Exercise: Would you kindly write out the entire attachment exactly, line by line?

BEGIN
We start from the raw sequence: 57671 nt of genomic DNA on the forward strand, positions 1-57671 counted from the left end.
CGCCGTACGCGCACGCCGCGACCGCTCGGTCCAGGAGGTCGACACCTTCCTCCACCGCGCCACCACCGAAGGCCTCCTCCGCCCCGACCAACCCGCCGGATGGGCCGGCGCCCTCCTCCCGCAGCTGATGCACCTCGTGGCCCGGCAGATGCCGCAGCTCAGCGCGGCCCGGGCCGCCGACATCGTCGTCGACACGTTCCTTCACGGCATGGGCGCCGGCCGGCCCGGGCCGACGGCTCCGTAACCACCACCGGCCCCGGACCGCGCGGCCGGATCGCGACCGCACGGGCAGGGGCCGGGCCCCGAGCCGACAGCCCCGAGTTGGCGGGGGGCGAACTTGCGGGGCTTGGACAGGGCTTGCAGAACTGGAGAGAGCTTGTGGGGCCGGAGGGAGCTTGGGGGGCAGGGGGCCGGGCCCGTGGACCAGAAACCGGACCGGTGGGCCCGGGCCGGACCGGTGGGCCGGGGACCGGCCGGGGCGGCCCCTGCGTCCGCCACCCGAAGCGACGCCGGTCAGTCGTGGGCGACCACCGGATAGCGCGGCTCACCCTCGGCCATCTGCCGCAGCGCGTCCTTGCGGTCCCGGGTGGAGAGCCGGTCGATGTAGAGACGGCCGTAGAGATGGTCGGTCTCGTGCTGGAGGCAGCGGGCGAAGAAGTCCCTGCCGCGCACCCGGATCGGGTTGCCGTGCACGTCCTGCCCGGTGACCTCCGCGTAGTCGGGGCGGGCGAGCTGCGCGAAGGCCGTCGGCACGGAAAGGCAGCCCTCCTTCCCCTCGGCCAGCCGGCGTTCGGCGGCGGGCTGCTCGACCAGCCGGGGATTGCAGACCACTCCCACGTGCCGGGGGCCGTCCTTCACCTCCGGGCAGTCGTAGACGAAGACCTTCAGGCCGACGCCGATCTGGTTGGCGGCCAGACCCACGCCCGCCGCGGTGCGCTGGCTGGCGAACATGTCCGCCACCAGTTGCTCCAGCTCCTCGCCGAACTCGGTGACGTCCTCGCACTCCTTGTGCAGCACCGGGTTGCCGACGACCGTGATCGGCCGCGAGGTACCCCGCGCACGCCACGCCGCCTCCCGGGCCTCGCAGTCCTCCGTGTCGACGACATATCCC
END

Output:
We start from the raw sequence: 57671 nt of genomic DNA on the forward strand, positions 1-57671 counted from the left end.
CGCCGTACGCGCACGCCGCGACCGCTCGGTCCAGGAGGTCGACACCTTCCTCCACCGCGCCACCACCGAAGGCCTCCTCCGCCCCGACCAACCCGCCGGATGGGCCGGCGCCCTCCTCCCGCAGCTGATGCACCTCGTGGCCCGGCAGATGCCGCAGCTCAGCGCGGCCCGGGCCGCCGACATCGTCGTCGACACGTTCCTTCACGGCATGGGCGCCGGCCGGCCCGGGCCGACGGCTCCGTAACCACCACCGGCCCCGGACCGCGCGGCCGGATCGCGACCGCACGGGCAGGGGCCGGGCCCCGAGCCGACAGCCCCGAGTTGGCGGGGGGCGAACTTGCGGGGCTTGGACAGGGCTTGCAGAACTGGAGAGAGCTTGTGGGGCCGGAGGGAGCTTGGGGGGCAGGGGGCCGGGCCCGTGGACCAGAAACCGGACCGGTGGGCCCGGGCCGGACCGGTGGGCCGGGGACCGGCCGGGGCGGCCCCTGCGTCCGCCACCCGAAGCGACGCCGGTCAGTCGTGGGCGACCACCGGATAGCGCGGCTCACCCTCGGCCATCTGCCGCAGCGCGTCCTTGCGGTCCCGGGTGGAGAGCCGGTCGATGTAGAGACGGCCGTAGAGATGGTCGGTCTCGTGCTGGAGGCAGCGGGCGAAGAAGTCCCTGCCGCGCACCCGGATCGGGTTGCCGTGCACGTCCTGCCCGGTGACCTCCGCGTAGTCGGGGCGGGCGAGCTGCGCGAAGGCCGTCGGCACGGAAAGGCAGCCCTCCTTCCCCTCGGCCAGCCGGCGTTCGGCGGCGGGCTGCTCGACCAGCCGGGGATTGCAGACCACTCCCACGTGCCGGGGGCCGTCCTTCACCTCCGGGCAGTCGTAGACGAAGACCTTCAGGCCGACGCCGATCTGGTTGGCGGCCAGACCCACGCCCGCCGCGGTGCGCTGGCTGGCGAACATGTCCGCCACCAGTTGCTCCAGCTCCTCGCCGAACTCGGTGACGTCCTCGCACTCCTTGTGCAGCACCGGGTTGCCGACGACCGTGATCGGCCGCGAGGTACCCCGCGCACGCCACGCCGCCTCCCGGGCCTCGCAGTCCTCCGTGTCGACGACATATCCC